Why is the company stockpiling cash in case of a recession if they don’t see an imminent downturn?

by Mac Slavo of SHTFplan

Large automakers General Motors and Ford Motor Co. are bracing themselves for an upcoming global recession.  Both companies are preparing in advance just in case this insanely volatile economy takes a turn for the worse.

At the JPMorgan auto conference in New York City, executives from both automakers highlighted how they are preparing their companies for the potential of much slower economic growth and the resulting hit on auto demand, according to a report bySeeking AlphaBoth companies have cash portfolios that will assist in riding it out once the recession finally takes hold of the economy.

Ford has a cash position of $20 billion and GM has $18 billion in cash to get them through the rough times ahead. As automakers begin their preparations for the economic downturn, the rest of us should probably begin our preps to if we haven’t already.

GM has modeled both moderate and severe downturn scenarios similar to 2008-09 to get a sense of how it might affect profitability and cash flow at the automaker, Dhivya Suryadevara, the company’s finance head stated. “It’s something that we continually keep watching and updating to make sure that we’re all set for when the downturn does come,” Suryadevara said, adding that the company does not see an imminent downturn, according to Auto News. GM will also be deferring non-essential capital expenditures and considering a shift to lower-priced vehicles as part of its “downturn planning” to save costs.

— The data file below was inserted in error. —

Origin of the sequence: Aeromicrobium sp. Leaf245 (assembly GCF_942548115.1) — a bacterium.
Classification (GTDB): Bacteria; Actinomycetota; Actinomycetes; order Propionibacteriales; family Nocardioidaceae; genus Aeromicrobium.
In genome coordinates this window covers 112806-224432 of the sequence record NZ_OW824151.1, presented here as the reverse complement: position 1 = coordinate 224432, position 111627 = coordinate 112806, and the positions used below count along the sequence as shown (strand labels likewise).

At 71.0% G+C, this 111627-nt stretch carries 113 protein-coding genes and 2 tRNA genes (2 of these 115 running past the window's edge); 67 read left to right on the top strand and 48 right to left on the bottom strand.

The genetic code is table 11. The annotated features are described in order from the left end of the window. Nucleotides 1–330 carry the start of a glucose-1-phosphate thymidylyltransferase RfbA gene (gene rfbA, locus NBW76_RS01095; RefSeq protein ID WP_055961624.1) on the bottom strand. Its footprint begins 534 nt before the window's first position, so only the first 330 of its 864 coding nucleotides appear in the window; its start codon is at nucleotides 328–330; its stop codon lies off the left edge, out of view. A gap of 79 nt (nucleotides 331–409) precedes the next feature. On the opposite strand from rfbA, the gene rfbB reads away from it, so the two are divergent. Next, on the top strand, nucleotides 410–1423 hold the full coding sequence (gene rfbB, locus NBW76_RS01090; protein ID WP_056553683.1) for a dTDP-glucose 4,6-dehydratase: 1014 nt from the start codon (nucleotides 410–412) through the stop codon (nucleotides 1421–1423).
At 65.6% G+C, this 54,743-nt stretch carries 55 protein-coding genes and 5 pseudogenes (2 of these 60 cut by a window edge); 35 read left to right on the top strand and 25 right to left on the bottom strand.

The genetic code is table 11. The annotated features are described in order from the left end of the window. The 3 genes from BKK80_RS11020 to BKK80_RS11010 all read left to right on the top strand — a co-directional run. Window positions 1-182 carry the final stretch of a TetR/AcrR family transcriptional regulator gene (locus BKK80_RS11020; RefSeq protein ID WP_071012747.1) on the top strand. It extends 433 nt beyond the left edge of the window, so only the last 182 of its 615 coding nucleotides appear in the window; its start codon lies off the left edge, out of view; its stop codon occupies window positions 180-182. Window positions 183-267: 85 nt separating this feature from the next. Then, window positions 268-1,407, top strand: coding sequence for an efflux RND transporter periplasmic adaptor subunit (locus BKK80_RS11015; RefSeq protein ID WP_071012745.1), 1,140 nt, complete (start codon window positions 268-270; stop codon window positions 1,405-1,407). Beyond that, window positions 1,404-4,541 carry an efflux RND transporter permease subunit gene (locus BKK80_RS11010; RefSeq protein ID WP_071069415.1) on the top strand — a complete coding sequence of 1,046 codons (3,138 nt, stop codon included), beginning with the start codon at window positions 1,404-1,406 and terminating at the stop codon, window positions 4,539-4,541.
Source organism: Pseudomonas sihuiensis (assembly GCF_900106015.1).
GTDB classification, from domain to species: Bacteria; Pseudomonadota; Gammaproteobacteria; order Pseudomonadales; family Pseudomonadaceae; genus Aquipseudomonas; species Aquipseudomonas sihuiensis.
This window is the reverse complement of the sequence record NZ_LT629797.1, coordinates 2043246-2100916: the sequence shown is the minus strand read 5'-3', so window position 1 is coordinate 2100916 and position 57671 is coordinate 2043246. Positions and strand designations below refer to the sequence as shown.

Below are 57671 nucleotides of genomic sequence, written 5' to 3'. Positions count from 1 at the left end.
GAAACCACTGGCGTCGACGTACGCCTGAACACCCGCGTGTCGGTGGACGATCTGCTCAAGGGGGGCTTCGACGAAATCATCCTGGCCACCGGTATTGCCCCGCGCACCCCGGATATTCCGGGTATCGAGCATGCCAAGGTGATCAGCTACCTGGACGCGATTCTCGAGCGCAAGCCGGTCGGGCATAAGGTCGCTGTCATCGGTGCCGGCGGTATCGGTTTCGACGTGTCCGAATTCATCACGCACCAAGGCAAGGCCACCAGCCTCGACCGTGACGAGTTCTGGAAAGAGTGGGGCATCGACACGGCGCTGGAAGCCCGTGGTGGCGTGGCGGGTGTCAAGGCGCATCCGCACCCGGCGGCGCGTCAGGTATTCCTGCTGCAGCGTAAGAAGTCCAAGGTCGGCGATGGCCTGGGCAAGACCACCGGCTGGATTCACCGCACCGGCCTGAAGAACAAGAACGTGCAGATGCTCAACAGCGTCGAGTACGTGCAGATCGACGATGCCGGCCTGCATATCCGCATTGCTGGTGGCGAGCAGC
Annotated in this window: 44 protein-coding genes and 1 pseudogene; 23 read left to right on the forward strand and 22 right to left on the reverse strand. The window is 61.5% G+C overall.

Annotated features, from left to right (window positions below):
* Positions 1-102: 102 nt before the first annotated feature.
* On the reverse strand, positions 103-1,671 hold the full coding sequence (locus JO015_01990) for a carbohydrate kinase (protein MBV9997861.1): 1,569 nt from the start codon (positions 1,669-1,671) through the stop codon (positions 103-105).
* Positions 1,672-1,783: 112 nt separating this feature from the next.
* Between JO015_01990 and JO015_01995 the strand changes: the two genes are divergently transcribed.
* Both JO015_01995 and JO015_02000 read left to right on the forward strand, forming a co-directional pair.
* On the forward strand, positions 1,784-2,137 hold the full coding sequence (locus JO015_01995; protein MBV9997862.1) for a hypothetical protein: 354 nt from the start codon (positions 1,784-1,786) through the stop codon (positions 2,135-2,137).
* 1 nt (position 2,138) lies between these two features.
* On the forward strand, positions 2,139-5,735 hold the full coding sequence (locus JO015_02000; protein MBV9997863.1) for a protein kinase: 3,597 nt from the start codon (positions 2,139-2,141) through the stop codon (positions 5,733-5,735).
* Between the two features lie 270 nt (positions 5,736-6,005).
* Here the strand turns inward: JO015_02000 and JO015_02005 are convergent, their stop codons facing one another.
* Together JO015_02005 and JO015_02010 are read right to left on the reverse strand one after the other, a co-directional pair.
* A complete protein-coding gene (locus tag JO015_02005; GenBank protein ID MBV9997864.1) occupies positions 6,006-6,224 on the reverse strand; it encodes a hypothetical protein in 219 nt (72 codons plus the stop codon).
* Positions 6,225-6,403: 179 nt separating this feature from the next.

We aren’t entirely sure why the company is stockpiling cash in case of a recession if they don’t see an imminent downturn, but the reasoning is irrelevant.  Both companies are concerned or they wouldn’t be preparing in advance, regardless of what those in higher levels at the automakers are saying to the media.

Meanwhile, Ford said that it was “proactively” evaluating its future moves as it works with economists to model the severity of a possible recession.

This all comes as the news of the auto industry’s problems continue. India’s auto sales in July were the worst in 19 years while the German economy shrunk on the woes of their own auto industry. Globally, the auto industry is suffering and sales just aren’t what they used to be despite people paying exorbitant monthly payments for their car loans. New-car buyers agreed to pay an average of $551 per month for 69 months as of January 2019, and those numbers cannot have improved much since then. Car debt has risen 75 percent since the Great Recession in 2009, reaching an all-time high of $1.2 trillion, according to the U.S. Public Interest Research Group.

It is clear that the Amerian consumer who is taking out loans on a new car is much more confident in this economy than the automakers are.